Some things that we used to frequently buy are not so much of a part of our new routines as they used to, being replaced by other products that are better adapted to the moment we are living. For instance, previously, many people used to drive to work. Today, however, considering they are still employed and working from home, they don’t feel like they need to spend so much on gas. But maybe – if they got time on their hands, they wanted to buy a new bike to teach their kids how to ride and were caught in surprise when they saw a serious spike in prices.
In this connection, a recent study has shown that prices are considerably increasing for the stuff we really want to buy, while those that have been left out of the picture are facing a decline in prices, thereby, showing that inflation has already started to show significant impacts on the real economy. That is why today we are going to analyze the implications of this effect so that we can understand how it was formed and what we can expect inflation-wise over the next developments of the economic collapse. So, stay with us, and please, give this video a thumbs up, share it with your friends, and subscribe to our channel to keep updated on the most diverse economic topics that are building the historical moment we are all living. WSJ’s James Mackintosh published an article over the weekend titled “Inflation Is Already Here—For the Stuff You Actually Want to Buy”, which sharply evaluated the situation.
Mackintosh described that “if it feels like the price of everything you buy has been soaring, that’s because it has—even as central bankers everywhere worry about the danger of deflation.” The author then highlights to the “massive gap” between the everyday experience and the annual inflation rate of 1.3%, observing that “the price of the stuff we’re buying is rising much faster, while the stuff we’re no longer buying has been falling, but still counts for the figures.”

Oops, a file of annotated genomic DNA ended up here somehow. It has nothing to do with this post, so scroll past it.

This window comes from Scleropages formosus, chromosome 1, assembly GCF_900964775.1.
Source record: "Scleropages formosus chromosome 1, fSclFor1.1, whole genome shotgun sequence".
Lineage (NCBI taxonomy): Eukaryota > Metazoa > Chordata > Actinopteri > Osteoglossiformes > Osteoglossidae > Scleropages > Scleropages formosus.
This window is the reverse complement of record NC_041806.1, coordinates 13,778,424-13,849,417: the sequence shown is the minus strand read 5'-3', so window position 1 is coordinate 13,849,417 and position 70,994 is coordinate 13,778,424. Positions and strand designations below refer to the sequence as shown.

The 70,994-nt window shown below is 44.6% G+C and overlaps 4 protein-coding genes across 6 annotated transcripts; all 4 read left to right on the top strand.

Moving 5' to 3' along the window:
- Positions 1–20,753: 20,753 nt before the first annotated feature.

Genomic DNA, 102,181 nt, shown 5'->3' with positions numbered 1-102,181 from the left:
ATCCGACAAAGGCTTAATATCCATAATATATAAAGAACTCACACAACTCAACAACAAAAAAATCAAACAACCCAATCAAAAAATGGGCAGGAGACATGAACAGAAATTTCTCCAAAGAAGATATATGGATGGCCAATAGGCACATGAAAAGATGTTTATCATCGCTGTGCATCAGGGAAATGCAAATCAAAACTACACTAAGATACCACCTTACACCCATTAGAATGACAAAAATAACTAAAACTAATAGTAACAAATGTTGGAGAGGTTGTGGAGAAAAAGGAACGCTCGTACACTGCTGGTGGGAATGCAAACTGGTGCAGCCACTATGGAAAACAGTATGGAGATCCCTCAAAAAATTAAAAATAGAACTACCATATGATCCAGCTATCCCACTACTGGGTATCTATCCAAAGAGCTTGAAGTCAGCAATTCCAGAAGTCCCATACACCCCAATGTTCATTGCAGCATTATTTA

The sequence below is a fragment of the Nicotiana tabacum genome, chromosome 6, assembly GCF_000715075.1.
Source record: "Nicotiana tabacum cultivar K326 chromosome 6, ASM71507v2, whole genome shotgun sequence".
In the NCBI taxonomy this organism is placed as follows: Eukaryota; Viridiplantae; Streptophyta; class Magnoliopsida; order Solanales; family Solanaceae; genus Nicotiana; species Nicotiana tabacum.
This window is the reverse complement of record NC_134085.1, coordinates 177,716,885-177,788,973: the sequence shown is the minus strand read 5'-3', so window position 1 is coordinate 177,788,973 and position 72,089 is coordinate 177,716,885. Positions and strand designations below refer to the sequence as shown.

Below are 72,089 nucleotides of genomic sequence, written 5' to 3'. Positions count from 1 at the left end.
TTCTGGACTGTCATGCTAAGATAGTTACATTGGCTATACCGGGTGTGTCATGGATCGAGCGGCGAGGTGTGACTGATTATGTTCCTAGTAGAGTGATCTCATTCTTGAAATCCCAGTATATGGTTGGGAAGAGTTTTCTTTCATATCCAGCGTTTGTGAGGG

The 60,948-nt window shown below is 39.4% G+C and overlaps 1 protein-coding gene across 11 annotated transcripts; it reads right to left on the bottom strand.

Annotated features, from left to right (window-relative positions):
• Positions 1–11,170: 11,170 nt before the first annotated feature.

Evidently, this adds up perfectly, because, in essence, the higher the demand for a given good or service, the higher price will escalate and vice versa. The data transcribe that in this “post-health-crisis era”, where people are now working from home, the annual inflation for some products is now considerably overshooting the Fed’s targets.
Even so, many economists are confident that the prevalent price forces over the next 1-2 years will be mostly deflationary, if the face of the massive layoffs that considerably crushed wages. “In the short term the demand shock prevails, so we will have subdued prices for the next 12 to 18 months,” says Luigi Speranza, chief global economist at BNP Paribas.
That is to say, the lingering effects from the health crisis could be translated into less need for travel and tourism workers for years to come, while those who have been unemployed will lose skills. Also, the deflationary side-effects of the forthcoming macro transformations can create a surge of delinquencies and defaults across commercial properties, possibly leading to a widespread deflationary debt-destruction, as many workers will be forced to leave to find new roles.
In conclusion, if Congress doesn’t manage to find an agreement about a fifth fiscal stimulus, the price rises are likely to continue to grow at a fast pace, worrying investors and triggering warning signs for the economy. Particularly if the second wave of viral cases is followed by a third, boosting lay-offs and a recession once again, ultimately also affecting prices. So, the prospects from now on seem to include soaring prices for things Americans needs and declining prices for things they don’t. For the major institutions, this isn’t enough to raise their attention, but for us – the average Americans on Main Street – it means more financial pain ahead.
Epic Economist website: https://www.epiceconomist.com